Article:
Dvar Torah-  Hayyei Sarah

12/22/2016 11:01:21 AM

Dec22

The question isn’t just what am I thankful for, but what are WE thankful for?

What are your family customs on Thanksgiving?

How many people in this room start their Thanksgiving meal with a question that goes around the table? What are you thankful for? Gratitude is a major Jewish value – it’s part of our daily prayers – we are forced to ask this question. But I want to challenge us this year and ask another question, are we asking the correct question – what am I thankful for? Should we be asking a different question today? Today, I want to challenge us to ask a different question, that perhaps this holiday does not compel us to ask what am I thankful for, but rather, what are WE thankful for.

Thanksgiving is really an unprecedented holiday for the Jewish people living in America, more so than any other holiday. In other countries, national holidays centered around religion. For example, in 1800’s Germany, it was not uncommon for German Jews to have Christmas trees, nor is it uncommon in Russia. But Thanksgiving, according to even most Orthodox poskim, is a secular holiday, but its not a holiday like a July 4th. We do not necessarily gather around patriotism – but around the concept of gratitude. The question is, what are WE thankful for? How inclusive of all Americans is this holiday?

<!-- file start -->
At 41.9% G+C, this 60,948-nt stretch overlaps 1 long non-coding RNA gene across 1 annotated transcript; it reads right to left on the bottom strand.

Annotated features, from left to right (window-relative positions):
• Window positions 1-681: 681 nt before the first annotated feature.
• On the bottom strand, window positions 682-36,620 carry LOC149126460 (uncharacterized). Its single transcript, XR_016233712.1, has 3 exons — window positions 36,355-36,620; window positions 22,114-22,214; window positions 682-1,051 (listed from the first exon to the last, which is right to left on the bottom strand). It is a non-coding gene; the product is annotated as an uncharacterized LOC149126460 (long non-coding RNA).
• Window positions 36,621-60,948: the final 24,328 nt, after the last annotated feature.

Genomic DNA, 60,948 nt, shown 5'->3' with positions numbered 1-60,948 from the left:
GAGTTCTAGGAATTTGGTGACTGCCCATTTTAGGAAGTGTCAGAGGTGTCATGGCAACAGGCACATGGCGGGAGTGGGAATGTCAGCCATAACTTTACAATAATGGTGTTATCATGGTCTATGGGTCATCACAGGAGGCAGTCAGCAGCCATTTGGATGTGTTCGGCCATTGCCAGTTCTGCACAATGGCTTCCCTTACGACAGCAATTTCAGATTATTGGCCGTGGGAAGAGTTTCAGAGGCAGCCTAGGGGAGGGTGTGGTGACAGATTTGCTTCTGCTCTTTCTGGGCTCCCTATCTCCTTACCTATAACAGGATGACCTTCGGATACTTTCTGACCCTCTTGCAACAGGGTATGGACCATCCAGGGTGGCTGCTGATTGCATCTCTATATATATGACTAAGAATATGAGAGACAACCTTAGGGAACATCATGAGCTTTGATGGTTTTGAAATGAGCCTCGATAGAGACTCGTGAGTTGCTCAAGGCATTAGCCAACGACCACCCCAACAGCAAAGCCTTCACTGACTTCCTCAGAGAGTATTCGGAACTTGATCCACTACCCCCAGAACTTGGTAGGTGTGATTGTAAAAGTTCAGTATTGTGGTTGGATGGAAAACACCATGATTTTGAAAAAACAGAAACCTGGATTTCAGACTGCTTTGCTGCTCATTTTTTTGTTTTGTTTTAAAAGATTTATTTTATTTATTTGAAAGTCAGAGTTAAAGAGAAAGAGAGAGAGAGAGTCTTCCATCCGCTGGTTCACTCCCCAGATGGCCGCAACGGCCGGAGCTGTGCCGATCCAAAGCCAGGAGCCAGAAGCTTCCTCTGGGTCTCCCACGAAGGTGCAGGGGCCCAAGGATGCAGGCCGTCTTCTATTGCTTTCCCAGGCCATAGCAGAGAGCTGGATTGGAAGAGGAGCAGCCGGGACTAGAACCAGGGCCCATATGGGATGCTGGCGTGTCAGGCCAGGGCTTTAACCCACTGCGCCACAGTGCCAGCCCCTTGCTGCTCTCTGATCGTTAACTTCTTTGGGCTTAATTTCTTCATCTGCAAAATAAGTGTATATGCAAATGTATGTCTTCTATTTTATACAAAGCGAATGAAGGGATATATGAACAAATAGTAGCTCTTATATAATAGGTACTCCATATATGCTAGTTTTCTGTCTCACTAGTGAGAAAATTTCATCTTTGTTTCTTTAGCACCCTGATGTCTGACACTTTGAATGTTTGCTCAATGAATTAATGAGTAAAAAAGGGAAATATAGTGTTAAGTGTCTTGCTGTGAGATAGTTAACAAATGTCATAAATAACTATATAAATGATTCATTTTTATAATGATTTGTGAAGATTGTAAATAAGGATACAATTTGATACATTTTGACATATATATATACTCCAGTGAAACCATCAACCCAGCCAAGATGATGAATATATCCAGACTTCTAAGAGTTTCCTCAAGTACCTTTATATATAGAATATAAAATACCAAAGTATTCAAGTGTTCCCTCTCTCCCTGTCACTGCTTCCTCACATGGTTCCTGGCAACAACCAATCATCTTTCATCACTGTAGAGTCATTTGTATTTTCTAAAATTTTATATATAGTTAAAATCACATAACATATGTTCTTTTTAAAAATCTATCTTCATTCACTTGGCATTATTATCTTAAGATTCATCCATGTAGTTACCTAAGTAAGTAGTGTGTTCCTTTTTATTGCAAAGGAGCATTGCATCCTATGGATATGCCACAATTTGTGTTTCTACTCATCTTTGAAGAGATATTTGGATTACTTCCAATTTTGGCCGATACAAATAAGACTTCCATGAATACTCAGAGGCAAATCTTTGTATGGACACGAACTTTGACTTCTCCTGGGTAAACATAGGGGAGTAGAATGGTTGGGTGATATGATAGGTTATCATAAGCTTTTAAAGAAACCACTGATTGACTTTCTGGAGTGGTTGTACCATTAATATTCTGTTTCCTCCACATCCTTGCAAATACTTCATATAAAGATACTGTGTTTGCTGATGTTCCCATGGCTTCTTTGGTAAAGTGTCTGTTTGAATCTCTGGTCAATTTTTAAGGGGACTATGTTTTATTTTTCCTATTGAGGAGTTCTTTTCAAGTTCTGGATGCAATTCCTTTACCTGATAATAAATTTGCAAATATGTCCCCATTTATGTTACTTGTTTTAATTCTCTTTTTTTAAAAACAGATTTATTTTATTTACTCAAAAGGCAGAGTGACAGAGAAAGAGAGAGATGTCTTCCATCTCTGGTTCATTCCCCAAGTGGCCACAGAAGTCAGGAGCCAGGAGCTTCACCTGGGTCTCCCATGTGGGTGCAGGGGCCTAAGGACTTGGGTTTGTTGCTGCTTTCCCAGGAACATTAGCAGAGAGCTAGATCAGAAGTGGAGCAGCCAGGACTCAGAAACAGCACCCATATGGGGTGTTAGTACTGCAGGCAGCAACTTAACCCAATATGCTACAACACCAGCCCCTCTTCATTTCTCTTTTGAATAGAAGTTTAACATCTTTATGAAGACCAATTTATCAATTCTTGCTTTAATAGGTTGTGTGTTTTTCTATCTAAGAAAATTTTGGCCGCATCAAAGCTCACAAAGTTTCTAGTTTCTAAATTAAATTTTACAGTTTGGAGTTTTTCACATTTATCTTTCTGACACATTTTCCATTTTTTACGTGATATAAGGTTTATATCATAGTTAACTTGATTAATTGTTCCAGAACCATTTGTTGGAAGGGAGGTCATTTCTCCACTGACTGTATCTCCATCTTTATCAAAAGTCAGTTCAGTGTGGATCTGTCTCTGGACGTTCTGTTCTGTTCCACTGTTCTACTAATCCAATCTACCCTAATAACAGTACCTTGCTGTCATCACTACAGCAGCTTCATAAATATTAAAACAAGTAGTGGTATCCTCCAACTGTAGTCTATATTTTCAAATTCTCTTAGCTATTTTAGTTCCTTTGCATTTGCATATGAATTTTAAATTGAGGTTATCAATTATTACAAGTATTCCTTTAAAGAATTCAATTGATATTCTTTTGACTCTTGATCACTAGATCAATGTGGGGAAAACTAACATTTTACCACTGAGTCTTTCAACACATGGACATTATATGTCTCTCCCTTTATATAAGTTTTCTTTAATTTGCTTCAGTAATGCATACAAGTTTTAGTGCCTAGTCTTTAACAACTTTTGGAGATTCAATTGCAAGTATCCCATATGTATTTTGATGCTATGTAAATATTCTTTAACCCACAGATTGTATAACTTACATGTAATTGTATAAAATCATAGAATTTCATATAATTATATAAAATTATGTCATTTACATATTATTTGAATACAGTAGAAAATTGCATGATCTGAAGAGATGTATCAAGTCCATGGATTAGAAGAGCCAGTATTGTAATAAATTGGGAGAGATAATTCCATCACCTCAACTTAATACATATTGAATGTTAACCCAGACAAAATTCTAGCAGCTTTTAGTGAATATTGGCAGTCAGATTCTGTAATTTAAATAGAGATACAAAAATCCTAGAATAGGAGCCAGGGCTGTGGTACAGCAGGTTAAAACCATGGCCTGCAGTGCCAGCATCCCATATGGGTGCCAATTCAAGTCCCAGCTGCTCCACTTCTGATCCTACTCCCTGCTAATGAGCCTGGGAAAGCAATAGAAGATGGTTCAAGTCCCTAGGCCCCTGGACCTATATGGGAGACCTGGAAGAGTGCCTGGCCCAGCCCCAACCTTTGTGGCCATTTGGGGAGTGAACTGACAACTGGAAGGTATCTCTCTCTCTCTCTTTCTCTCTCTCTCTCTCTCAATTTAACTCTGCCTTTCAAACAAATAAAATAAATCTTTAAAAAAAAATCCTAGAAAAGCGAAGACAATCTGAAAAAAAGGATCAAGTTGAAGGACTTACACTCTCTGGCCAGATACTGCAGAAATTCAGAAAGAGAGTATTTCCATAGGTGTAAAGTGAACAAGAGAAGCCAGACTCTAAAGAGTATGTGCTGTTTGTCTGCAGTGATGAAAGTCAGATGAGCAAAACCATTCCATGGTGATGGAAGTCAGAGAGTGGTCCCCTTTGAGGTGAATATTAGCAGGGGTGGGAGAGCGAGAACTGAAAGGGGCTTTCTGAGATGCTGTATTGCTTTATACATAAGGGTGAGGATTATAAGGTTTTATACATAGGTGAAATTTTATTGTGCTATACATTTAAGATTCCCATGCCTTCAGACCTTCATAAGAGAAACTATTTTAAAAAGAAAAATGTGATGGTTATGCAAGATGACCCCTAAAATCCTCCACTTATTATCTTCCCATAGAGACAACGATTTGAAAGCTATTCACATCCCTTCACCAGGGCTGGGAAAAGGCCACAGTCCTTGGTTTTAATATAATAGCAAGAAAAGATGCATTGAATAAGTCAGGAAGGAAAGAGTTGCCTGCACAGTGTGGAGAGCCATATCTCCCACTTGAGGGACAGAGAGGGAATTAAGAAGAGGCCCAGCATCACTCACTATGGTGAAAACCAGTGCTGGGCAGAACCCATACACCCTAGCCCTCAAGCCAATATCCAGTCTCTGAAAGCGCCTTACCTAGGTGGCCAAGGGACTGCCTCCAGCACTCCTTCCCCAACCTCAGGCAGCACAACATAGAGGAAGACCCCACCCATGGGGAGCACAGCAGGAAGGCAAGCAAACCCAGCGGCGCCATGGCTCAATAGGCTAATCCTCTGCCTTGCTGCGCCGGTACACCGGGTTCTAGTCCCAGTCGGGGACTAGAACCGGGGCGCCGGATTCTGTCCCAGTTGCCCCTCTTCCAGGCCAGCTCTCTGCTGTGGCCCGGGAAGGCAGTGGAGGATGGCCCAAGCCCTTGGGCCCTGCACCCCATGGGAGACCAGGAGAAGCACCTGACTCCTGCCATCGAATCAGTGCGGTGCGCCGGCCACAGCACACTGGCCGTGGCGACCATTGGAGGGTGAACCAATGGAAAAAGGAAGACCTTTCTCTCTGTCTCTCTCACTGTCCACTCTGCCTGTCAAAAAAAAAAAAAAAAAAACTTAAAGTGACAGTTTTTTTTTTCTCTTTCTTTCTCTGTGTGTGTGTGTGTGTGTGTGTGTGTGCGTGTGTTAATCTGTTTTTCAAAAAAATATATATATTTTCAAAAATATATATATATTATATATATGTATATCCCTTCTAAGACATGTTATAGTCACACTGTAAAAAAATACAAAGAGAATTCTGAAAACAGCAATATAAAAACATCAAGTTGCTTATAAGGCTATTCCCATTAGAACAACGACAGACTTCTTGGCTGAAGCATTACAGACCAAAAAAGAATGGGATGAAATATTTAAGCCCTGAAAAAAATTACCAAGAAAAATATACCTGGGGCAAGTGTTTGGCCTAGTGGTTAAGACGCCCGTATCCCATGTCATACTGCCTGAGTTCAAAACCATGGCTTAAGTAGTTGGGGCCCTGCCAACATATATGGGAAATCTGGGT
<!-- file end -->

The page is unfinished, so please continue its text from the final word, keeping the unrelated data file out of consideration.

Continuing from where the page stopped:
The historical event that we connect Thanksgiving to is a meal that the Pilgrims and the Native Americans shared after a long winter in 1622/23, and the actual meal of unity took place on July 30, 1623. So we see that the original Thanksgiving was a shared meal that marked an abundance of food. But, we have to understand what led up to this event. William Bradford, who would later serve as governor of Plymouth Colony, led his Pilgrims in a prayer upon their arrival in 1620, leading them in Psalm 107, but in this speech, he references a prayer that I’ll read in his English:

And from this Psalme, and this verse of it, the Hebrues have this Canon; Foure must confess (unto God) The sick, when he is healed; the prisoner when he is released out of bonds; they that goe down to sea, when they are come up (to land); and wayfaring men, when they are come to the inhabited land. And they must make confession before ten men, and two of them wise men, Psal. 107. 32. And the manner of confessing and blessing is thus; He standeth among them and blesseth the Lord, the King eternal, that bounteously rewardeth good things unto sinners…